Creating Eden in ‘The Biggest Little Farm’


Returning to the M.V. Film Center from its Environmental Film Festival is “The Biggest Little Farm.” This heartwarming documentary by John Chester describes his and his personal-chef wife Molly’s acquisition and development of a 200-acre farm an hour north of Los Angeles. Apricot Lane Farm is not just any agricultural plot. Starting as a barren, abandoned property, it becomes an organic, biodiverse farm unlike the monoculture ones that dominate agribusiness in the U.S. today.

The film opens with the Chesters in their Santa Monica apartment, where their rescue dog Todd’s barking gets them evicted. With the help of investors, they purchase an arid patch of land in Ventura County, and begin the work of building a self-sustaining farm. Animated images illustrate this section of the film, and we don’t learn much about how they acquire enough money to purchase the property. But Alan York, an expert in biodiversity, helps them design the farm, and advises them on how to build up the soil, plant 75 varieties of fruit trees that add up to 10,000, and acquire a multiplicity of livestock. Under his tutelage, the Chesters create a self-contained ecosystem.

Among the stars are Emma, a hog who produces 17 piglets and almost dies from mastitis. A lone rooster, dubbed Greasy, keeps her company. Three Pyrenees guard dogs help protect the sheep and chickens from marauding coyotes. Birds attack the fruit, slugs ravage trees, and gophers munch on their roots, but the Chesters learn how to cope with the pests that threaten their crops and livestock.

Although it’s not really mentioned, the Chesters acquire a roster of live-in helpers from the World Wide Opportunities on Organic Farms organization. With time and experience, they help keep the crops and livestock safe. “Observation followed by creativity is our greatest ally,” says Chester. Their ducks eat the slugs that attack the fruit trees. Once their guard dogs start protecting the chickens, the coyotes reduce the gopher population instead. The farm’s bumper crops of eggs are sellouts at the local farmers market, and their produce supplies many of Los Angeles’ best restaurants.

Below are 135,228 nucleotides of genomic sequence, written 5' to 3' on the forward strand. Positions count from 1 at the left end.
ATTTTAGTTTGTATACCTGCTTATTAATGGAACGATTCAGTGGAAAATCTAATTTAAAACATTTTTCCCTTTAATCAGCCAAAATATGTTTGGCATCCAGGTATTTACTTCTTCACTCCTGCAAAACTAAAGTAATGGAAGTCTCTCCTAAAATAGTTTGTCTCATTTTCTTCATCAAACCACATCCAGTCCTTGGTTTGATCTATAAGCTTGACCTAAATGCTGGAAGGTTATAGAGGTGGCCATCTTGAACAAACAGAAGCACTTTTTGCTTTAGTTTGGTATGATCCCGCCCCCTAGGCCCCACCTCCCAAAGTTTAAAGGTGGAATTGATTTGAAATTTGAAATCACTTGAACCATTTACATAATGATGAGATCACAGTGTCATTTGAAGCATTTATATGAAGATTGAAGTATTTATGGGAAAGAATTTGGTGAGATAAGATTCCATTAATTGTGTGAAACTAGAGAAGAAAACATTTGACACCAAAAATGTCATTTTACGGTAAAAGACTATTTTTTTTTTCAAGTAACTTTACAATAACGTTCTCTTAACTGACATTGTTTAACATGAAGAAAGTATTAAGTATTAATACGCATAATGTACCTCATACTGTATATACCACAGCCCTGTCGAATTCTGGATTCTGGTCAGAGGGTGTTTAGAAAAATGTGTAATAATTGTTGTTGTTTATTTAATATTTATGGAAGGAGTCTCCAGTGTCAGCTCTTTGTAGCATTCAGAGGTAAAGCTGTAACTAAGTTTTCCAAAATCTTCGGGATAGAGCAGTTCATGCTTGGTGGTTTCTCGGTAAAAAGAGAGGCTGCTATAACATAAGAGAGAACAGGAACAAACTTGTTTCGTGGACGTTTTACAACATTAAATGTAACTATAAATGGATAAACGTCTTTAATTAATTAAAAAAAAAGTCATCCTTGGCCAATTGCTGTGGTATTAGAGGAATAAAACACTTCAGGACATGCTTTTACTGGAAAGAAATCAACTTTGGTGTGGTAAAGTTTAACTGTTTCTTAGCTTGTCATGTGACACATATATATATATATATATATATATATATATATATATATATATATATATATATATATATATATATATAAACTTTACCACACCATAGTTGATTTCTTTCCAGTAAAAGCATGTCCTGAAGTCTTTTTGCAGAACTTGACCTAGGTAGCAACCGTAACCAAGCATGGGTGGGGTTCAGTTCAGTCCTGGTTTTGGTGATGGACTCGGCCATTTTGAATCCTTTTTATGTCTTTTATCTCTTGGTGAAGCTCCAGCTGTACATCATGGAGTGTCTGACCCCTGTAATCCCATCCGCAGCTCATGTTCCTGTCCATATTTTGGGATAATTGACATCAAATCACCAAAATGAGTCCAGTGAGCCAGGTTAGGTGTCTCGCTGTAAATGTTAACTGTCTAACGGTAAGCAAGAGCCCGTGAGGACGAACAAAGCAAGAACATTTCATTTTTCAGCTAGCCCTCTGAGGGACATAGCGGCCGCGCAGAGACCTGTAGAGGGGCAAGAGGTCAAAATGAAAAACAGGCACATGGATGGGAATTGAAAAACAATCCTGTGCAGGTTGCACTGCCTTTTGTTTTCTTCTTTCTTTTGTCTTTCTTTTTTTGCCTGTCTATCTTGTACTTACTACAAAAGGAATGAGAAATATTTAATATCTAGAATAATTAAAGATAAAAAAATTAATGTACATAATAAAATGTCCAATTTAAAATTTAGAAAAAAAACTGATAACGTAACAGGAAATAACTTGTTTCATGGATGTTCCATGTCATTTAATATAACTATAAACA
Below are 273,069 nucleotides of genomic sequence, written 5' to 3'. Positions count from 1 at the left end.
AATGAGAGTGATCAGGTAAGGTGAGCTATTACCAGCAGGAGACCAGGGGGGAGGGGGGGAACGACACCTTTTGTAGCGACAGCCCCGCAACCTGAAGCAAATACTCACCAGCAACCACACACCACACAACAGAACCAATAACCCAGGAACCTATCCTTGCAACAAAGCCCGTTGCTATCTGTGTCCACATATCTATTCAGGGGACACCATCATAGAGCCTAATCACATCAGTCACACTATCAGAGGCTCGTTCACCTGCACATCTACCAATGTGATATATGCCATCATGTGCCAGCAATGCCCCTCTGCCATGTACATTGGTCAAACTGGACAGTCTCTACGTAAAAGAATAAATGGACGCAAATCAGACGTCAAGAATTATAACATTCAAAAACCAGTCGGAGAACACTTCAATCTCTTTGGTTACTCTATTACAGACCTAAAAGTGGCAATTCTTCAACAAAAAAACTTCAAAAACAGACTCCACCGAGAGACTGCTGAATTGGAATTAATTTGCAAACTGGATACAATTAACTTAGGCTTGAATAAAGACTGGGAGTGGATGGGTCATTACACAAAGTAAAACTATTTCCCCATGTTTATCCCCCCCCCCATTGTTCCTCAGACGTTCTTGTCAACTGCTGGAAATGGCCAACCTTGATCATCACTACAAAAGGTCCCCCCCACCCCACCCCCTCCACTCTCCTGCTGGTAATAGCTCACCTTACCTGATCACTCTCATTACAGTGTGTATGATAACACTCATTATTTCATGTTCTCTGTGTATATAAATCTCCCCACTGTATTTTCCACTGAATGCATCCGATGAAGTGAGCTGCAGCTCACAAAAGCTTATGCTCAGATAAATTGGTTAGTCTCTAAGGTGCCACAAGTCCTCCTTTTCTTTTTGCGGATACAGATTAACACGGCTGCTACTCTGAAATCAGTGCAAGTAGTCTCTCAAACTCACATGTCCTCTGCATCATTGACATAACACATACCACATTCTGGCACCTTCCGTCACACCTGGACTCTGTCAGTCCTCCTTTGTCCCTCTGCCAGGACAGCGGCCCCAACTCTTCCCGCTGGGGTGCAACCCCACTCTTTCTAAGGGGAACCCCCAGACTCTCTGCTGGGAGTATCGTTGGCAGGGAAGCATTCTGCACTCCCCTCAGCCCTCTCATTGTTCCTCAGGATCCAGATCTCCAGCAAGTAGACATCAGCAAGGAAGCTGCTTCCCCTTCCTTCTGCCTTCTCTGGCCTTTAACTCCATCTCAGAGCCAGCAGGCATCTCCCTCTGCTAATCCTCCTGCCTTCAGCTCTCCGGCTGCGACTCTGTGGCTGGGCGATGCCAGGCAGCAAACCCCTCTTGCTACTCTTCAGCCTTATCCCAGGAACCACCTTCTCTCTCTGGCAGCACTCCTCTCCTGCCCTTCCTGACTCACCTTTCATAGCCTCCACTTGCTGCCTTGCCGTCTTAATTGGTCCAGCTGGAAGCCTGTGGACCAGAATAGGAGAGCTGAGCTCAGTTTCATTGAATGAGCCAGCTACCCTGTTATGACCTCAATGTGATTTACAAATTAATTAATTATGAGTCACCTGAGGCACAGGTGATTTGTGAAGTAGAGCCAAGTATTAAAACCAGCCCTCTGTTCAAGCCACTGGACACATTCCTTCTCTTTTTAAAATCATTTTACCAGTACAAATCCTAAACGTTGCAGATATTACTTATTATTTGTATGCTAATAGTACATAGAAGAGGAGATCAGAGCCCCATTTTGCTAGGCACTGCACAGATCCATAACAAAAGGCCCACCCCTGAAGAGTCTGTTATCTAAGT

In addition to animal, bird, and insect menaces, the weather proves a challenge. Drought, downpours, and winds occasionally wreak havoc with this idyllic place. The film begins with the wildfires that ravaged parts of California in 2018. But the Chesters’ mentor York has helped them create a farm that takes advantage of the landscape and a mix of crops. Each year brings new challenges and rewards.

Chester’s background as an Emmy awardwinning cinematographer proves an asset, with handsome overhead shots of what is beautiful scenery as well as productive acreage. The animals, predators as well as producers, acquire an appeal of their own. The film celebrates their sentience and vitality. At a time when global warming has raised such grievous concerns about the future of the planet, “The Biggest Little Farm” suggests an answer in its own small way.

Information and tickets for “The Biggest Little Farm” and other Film Center screenings are available at